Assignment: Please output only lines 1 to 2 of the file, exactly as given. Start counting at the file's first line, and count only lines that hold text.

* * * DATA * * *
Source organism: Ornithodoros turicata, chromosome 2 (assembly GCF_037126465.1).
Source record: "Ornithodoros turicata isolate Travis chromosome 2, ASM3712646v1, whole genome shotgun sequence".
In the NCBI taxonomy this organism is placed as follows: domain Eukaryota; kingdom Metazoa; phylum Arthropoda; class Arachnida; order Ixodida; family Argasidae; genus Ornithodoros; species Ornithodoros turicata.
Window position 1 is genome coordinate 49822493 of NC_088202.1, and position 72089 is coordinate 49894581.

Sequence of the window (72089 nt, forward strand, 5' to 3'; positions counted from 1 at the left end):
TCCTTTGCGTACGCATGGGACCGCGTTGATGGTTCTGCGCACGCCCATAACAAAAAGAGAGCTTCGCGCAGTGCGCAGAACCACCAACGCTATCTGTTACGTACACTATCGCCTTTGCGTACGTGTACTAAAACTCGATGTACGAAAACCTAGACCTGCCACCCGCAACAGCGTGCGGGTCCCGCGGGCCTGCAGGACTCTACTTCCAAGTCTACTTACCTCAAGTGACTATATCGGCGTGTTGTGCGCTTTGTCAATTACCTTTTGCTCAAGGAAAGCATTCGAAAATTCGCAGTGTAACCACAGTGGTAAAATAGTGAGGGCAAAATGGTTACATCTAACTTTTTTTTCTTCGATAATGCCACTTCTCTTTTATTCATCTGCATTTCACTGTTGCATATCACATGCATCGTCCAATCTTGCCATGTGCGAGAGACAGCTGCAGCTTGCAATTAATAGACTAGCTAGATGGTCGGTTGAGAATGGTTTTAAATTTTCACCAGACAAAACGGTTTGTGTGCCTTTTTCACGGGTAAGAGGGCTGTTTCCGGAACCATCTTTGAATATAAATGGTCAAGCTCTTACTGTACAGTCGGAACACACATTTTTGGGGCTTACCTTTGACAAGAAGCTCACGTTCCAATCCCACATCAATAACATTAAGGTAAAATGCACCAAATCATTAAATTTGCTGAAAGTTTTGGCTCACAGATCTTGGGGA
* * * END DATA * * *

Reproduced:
Source organism: Ornithodoros turicata, chromosome 2 (assembly GCF_037126465.1).
Source record: "Ornithodoros turicata isolate Travis chromosome 2, ASM3712646v1, whole genome shotgun sequence".